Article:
Michael Schumacher’s family says continued fan support is giving F1 champion ‘strength’ to recover from coma
The family’s latest update comes just a day after French prosecutors ruled out any wrongdoing in his skiing accident
Michael Schumacher’s family have again thanked fans for their well wishes, insisting that their continued support is giving them – and the former F1 champion – the strength to cope in the face of adversity.
Writing in both German and English, they posted the following message on the sportsman’s official website:
"We are deeply touched by all the messages to get well soon for Michael which still are being sent from all over the world.
"This incredible support gives us and him strength.
"Thank you all so much! We all know Michael is a fighter, and will not give up!"
The family’s latest update comes just a day after French prosecutors ruled out any wrongdoing in a skiing accident that saw Schumacher catapulted more than 34 feet, before he hit his head on a rock at the end of December 2013. He was holidaying in the exclusive French ski resort of Meribel at the time.
The 45-year-old German suffered a serious head trauma and was placed in a medically induced coma for over a month.
Schumacher is still receiving round-the-clock intensive care in the Grenoble University Hospital.
In the wake of rumours that he had contracted pneumonia, his family issued a statement saying that they "strongly believed" he would recover, but that he was "still in the waking up process" as doctors attempt to bring him out of his coma.
The most important element of his recovery, they added, was that it progressed in a "continuous and controlled way".
Public support has remained strong for the star throughout. Fans carried out a silent vigil for the former Benetton, Ferrari and Mercedes driver in December.
Meanwhile, in Belgium, there was another tribute to the most successful racer of all time, as fans marched around the famous Spa-Franchorchamps circuit where he made his debut back in 1991 and took an unmatched six victories.
And remains hope that he could yet fight through the ordeal.
However, leading brain injury specialist Dr Richard Greenwood warned earlier this month that an injury of this kind will mean his personality will have changed.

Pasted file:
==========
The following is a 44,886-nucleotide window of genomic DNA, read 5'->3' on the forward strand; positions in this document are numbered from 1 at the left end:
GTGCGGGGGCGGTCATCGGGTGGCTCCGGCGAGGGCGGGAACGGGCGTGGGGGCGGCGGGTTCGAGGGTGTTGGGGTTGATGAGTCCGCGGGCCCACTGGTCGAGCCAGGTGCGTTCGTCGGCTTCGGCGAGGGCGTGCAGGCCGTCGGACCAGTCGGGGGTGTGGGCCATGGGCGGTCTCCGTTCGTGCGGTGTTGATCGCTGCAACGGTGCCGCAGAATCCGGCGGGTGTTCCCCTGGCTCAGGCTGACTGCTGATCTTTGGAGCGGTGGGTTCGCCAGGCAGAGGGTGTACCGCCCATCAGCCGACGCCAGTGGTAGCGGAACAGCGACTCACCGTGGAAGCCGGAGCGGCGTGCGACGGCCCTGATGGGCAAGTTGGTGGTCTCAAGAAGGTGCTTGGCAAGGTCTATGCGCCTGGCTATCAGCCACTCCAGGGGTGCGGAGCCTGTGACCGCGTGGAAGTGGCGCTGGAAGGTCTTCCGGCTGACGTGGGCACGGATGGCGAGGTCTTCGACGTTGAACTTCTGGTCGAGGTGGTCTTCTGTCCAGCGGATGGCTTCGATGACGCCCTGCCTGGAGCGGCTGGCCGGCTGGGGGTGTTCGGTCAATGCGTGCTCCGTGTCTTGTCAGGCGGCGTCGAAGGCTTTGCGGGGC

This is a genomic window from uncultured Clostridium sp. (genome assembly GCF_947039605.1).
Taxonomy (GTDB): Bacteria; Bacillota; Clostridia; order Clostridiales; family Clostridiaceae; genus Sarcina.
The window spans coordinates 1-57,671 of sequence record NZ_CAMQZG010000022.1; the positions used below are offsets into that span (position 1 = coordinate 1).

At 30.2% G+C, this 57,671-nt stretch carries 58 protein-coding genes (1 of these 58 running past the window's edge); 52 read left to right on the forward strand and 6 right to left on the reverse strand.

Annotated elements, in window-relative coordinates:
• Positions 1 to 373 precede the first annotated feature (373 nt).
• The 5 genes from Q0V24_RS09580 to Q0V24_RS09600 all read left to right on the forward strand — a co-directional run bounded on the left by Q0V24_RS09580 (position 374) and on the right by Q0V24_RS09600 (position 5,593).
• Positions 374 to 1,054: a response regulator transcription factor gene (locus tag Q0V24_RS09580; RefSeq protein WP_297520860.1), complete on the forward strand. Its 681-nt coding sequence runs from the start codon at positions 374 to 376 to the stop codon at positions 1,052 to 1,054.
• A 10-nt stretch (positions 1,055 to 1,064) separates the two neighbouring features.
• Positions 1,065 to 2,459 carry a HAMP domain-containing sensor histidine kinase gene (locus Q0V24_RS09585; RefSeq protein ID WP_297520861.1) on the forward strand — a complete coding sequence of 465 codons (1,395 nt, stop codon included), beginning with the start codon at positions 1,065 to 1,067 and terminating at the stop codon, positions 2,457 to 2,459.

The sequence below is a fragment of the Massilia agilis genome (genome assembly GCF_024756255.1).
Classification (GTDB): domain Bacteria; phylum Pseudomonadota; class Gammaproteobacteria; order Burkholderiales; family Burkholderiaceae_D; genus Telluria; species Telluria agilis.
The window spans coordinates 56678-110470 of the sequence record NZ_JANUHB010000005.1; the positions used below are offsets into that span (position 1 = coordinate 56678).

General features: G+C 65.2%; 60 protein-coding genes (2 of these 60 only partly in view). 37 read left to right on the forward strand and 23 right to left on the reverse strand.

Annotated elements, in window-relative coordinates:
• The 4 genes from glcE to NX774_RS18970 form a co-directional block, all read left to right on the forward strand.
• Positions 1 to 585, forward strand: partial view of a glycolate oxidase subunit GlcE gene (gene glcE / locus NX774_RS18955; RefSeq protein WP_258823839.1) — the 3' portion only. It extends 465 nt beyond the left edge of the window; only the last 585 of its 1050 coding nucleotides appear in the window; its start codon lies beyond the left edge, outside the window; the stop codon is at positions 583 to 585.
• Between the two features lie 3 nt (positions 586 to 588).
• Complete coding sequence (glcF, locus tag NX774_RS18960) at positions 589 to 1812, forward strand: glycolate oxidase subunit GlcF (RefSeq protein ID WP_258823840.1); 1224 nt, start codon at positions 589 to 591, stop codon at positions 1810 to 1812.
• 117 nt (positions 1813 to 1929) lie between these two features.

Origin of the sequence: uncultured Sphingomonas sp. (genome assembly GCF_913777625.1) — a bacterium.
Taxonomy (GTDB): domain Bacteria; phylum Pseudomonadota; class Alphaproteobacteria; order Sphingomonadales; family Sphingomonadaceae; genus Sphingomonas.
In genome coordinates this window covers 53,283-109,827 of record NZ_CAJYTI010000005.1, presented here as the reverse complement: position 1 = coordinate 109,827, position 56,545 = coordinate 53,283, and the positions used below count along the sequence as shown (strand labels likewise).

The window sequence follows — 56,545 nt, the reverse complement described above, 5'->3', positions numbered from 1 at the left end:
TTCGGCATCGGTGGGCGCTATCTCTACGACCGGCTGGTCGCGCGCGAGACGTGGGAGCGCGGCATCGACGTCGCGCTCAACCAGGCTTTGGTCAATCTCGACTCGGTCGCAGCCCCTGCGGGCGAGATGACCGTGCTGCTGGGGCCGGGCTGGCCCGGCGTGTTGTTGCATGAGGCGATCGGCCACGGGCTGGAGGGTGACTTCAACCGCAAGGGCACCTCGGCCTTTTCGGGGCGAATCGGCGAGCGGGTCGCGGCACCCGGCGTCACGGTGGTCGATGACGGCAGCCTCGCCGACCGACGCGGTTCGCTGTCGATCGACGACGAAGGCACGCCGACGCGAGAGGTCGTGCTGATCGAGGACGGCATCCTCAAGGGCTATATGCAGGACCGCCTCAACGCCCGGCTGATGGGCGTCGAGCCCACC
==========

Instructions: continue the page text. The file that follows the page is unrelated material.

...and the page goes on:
"If Schumacher survives, he will not be Schumacher," said Dr Greenwood.
"He will be [Joe] Bloggs. His rehabilitation will only be effective if he comes to terms with being Bloggs.
"That is a very, very hard process to take people through. They need to come to terms with their limitations — the fact they have changed."
Former F1 doctor Professor Gary Hartstein has also warned that is it “extremely unlikely” that Schumacher will make a full recovery if he pulls through, though described his condition as encouraging.
Hartstein was a key figure in the F1 paddock from 1997 onwards as he aided Professor Sid Watkins with medical care – having worked at Spa from 1990 – before he was selected to take over from Watkins on a permanent basis.
He presided over Schumacher’s dominant reign when he won five consecutive championships between 2000 and 2004, and maintained his presence when Schumacher made his comeback in 2010 until his eventual retirement in 2012.
Speaking to the BBC, Professor Hartstein said: "The fact that he is still sedated and not in an unsedated coma is better news than I expected."
As pre-season testing got underway in Jerez for the 2014 season, the Ferrari team issued another message of support for their former racer, who remains a hero to the Tifosi due to the success he brought to the Italian manufacturer.
A statement on their website read: "Dear Michael, having spent so many years at Ferrari, you became one of us. You thrilled us so often, bringing us great joy, but the greatest one is yet to come: namely seeing you here in Maranello again, to meet your second family, the Ferrari one."
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